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Mating season means more alligator-human interactions

Mating season means more alligator-human interactions
UPI

June 22 (UPI) — Alligators are ending up inside suburban garages and backyard pools. They’re blocking sidewalks, basking in driveways and interrupting professional golfers.

Gator experts say the reptiles are just looking for mates.

“They’re very promiscuous animals,” Kimberly Andrews, a herpetologist and researcher at the University of Georgia’s Odum School of Ecology, told UPI.

Throughout the Southeast, mating season is coming to a close. Females are gathering pine needles, leaves and soil to build their nests. But there are still some males looking for another chance to sire offspring.

Each female lays 20 to 40 eggs. The clutch of eggs can yield offspring sired by multiple fathers. And males can father offspring with multiple females. This promiscuity helps ensure genetic diversity among gator populations.

“Males literally go around from female to female, so they’re moving around a lot,” Andrews said.

As a result of this activity, an increase in gator-human interactions occurs nearly every spring and summer.

“It’s a matter of probability, humans are everywhere,” Andrews said. “And during mating seaons, gators are more places.”

Despite the news of gators ending up in odd places, researchers say gators aren’t actually attracted to humans or their environs.

“Alligators move around more during mating season, which can contribute to their visibility, but there is no behavioral change toward people,” Tammy Sapp, communications manager with the Florida Fish and Wildlife Conservation Commission, told UPI.

As temperatures rise, an alligator’s metabolism kicks into gear, which means the reptiles are more likely to be looking for prey and mates during the spring and summer. But both prey and mates are found near water, not in garages or on sidewalks.

Andrews says gators only travel over land out of necessity. And when they set out to find new territory and new females, they’re going to gravitate toward bodies of water.

“If there is fresh water there, the alligators are going to find a way to get to it,” Andrews said.

In fact, scientists believe there is some sort of biological mechanism that allows gators to find freshwater — a mechanism biologists don’t quite understand.

Studies show alligators will tend to travel along watery routes, through lagoons and swamps, to get from place to place, before they’ll trek through the forests, or worse yet, across a suburban road.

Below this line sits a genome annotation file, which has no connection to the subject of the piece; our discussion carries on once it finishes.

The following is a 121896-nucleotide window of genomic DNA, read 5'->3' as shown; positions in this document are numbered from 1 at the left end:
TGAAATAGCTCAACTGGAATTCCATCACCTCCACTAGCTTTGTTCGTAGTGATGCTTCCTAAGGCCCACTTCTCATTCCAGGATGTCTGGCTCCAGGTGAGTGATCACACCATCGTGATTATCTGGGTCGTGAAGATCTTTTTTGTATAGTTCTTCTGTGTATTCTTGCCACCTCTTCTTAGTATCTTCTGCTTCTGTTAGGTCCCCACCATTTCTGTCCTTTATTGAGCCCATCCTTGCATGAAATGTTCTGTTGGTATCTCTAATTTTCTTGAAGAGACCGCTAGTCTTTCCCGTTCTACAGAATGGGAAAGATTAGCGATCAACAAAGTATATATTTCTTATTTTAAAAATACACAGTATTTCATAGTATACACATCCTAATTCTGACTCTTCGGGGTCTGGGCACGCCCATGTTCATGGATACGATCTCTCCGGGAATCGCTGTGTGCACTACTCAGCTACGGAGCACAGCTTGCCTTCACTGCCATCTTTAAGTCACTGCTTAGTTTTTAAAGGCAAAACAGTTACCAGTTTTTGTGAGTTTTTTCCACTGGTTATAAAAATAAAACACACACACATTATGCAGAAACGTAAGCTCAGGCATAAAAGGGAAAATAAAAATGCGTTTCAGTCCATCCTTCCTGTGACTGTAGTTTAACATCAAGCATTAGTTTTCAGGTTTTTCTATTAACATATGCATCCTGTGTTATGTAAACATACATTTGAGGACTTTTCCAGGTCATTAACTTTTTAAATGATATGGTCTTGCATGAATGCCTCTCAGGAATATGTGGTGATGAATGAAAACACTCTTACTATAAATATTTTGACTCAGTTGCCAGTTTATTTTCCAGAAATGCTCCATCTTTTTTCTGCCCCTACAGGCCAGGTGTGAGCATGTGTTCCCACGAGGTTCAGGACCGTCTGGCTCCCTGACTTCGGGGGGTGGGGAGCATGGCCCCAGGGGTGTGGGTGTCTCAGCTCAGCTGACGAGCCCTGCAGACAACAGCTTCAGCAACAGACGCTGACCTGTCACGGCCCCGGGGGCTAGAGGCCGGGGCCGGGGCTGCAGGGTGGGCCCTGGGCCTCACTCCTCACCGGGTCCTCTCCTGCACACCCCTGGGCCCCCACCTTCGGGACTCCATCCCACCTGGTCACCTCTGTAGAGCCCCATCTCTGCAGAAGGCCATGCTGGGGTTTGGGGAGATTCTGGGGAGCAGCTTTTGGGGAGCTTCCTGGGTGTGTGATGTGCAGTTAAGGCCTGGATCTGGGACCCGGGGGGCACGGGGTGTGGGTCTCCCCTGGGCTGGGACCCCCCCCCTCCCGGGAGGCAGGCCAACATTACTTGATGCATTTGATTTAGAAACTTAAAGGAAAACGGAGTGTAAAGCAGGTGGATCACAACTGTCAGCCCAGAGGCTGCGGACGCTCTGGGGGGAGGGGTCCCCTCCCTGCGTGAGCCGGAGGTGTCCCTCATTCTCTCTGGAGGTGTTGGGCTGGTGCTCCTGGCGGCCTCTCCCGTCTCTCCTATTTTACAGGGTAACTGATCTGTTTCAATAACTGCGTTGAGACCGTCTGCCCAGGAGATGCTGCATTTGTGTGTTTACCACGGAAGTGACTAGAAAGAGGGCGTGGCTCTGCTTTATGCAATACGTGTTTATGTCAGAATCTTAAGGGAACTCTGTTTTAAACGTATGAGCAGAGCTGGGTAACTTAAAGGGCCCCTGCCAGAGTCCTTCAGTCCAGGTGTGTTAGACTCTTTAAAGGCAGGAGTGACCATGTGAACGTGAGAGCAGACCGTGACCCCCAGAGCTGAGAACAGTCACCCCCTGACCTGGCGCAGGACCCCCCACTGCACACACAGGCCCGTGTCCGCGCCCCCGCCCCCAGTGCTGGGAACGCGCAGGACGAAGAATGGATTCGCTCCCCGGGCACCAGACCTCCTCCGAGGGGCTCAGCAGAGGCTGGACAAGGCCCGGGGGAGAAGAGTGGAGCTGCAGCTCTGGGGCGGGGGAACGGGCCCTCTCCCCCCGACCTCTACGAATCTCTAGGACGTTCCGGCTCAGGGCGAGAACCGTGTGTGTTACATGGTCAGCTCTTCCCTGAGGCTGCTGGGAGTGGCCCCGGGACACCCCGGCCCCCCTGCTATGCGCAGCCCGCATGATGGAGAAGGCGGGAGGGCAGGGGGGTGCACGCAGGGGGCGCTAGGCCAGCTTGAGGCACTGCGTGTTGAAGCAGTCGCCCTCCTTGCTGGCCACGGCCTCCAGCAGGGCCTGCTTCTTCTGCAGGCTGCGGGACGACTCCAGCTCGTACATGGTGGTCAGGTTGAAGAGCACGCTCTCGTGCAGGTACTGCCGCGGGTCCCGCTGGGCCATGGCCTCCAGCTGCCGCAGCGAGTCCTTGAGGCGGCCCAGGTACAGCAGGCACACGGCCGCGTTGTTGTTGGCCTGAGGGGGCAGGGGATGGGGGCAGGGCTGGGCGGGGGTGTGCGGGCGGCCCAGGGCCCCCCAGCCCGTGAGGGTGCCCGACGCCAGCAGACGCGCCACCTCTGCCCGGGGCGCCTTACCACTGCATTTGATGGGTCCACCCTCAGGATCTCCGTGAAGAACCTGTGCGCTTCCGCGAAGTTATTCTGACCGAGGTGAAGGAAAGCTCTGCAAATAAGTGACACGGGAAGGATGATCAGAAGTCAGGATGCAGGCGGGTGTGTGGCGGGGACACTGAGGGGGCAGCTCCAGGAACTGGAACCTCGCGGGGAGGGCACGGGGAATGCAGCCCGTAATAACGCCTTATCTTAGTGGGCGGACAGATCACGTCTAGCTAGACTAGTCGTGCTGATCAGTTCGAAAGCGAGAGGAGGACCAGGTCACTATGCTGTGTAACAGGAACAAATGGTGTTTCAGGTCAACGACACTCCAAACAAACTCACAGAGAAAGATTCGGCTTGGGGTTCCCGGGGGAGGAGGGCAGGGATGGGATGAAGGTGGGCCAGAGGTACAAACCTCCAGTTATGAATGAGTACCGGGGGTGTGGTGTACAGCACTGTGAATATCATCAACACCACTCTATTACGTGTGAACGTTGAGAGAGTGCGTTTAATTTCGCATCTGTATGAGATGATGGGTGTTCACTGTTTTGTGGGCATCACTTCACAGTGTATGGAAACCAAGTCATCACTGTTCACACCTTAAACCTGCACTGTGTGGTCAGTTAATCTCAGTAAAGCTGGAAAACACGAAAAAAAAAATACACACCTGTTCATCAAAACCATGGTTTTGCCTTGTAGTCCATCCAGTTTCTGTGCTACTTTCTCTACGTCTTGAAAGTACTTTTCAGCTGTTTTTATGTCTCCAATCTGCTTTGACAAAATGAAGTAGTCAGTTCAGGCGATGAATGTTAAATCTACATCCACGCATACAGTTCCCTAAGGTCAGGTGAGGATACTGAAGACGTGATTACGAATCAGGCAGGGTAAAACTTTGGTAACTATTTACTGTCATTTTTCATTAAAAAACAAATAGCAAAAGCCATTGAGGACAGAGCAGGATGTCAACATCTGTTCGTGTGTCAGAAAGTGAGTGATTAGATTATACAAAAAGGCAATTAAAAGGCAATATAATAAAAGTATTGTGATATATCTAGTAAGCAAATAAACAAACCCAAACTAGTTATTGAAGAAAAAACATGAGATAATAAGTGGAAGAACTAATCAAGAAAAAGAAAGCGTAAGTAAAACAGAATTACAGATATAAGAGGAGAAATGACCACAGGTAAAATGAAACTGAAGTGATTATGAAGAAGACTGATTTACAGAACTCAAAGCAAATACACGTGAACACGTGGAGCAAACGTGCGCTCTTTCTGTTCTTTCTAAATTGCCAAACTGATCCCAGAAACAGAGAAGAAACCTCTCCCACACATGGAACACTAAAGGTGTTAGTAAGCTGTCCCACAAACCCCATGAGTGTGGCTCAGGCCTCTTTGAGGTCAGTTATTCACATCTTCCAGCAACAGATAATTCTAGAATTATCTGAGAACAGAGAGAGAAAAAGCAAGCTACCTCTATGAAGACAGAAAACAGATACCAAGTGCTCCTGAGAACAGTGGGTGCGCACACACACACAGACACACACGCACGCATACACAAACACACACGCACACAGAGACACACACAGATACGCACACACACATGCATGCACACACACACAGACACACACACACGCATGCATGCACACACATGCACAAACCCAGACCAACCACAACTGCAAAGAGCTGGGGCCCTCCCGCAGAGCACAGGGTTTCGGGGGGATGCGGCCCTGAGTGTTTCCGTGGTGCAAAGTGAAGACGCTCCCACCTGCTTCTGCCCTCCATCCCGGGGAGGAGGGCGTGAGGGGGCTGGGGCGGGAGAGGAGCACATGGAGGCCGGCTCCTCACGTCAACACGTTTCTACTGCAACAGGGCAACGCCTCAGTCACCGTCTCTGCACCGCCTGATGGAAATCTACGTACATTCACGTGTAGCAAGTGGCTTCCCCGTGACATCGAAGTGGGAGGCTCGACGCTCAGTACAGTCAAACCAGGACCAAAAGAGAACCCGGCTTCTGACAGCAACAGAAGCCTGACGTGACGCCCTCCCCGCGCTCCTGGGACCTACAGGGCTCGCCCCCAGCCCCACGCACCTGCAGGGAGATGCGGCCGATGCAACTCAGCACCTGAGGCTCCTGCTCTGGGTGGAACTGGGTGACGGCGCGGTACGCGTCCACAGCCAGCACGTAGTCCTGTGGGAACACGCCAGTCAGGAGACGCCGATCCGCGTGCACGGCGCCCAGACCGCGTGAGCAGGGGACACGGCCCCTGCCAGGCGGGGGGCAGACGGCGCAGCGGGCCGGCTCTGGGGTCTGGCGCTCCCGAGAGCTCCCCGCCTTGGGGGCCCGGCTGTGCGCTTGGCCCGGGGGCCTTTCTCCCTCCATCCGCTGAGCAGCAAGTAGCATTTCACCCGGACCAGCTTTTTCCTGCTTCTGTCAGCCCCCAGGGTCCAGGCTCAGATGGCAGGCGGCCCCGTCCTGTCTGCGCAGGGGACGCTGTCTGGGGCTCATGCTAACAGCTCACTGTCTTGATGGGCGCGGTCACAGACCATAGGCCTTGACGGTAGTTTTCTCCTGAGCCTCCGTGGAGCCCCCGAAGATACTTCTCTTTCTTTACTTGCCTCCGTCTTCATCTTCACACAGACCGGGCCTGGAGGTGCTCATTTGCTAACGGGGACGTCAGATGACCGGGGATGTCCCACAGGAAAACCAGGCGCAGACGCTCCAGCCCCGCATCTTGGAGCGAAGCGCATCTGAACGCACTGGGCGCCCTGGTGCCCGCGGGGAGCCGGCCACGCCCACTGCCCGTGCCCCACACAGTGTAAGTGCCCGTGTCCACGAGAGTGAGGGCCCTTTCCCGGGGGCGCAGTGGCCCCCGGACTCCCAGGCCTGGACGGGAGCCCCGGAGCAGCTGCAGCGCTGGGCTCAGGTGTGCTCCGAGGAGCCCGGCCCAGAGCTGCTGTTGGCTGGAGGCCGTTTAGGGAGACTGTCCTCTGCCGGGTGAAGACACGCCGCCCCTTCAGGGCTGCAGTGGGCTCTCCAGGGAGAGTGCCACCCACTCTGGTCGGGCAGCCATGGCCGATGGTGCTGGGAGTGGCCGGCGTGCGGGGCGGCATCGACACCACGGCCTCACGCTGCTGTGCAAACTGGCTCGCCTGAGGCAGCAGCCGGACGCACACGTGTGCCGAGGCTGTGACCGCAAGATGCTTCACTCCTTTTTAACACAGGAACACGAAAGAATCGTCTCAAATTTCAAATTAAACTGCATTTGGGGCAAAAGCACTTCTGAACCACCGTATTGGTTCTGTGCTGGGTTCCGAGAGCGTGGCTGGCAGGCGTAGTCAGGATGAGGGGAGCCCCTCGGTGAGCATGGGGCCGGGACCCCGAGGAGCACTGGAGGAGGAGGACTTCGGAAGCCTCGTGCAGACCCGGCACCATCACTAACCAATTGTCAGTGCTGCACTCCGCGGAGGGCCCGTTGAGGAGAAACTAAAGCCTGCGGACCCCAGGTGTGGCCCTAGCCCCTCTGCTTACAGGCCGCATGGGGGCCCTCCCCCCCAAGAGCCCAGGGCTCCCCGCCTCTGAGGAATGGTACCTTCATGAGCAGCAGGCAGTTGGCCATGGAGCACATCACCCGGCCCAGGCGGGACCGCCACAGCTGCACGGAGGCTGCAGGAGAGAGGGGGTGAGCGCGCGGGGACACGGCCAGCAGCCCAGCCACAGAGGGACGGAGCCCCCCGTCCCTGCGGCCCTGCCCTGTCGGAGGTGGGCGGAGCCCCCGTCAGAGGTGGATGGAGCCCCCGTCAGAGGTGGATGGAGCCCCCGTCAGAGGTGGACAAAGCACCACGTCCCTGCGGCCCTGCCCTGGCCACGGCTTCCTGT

Golf courses with water hazards in the Southeast are often inhabited by alligators. And these golf course are often situated within residential communities. If the pockets of freshwater are closer together and well-connected, residents will be less likely to see gators moving across land — through backyards, for example.

“The more sparse or broadly distributed the water, the more likely it’s going to be for alligator movement over land,” Andrews said.

Gators are inherently wary of people, and they actually move differently — they deploy a different gait — when moving through human environs.

Andrews says she enjoys working with property managers and real estate developers to ensure a peaceful coexistence between residents and gators. Historically, complaints have led to gator removal. But Andrews say that’s only a temporary fix — and not a good one. Gators will eventually find their way back to the water.

In addition to ensuring gators have the ability to move from freshwater body to freshwater body without crossing roads and yards, Andrews says it’s important to educate people on how to behave around gators.

“When they’re fed, they become the dog at the dinner table and you only have to do it once,” Andrews said. “That can lead to serious management issue when they learn bad behaviors on picnic day.”

Teaching humans how to interact with wildlife — keep your distance, don’t disturb — is the best way to reduce and avoid conflicts with wild animals, she said.

“Practicing wise and sustainable behaviors is important for the safety of inhabiting and visiting people and for the long-term sustainability of wildlife populations,” Andrew said.

And healthy wildlife populations make for more enjoyable outdoor experiences for people.

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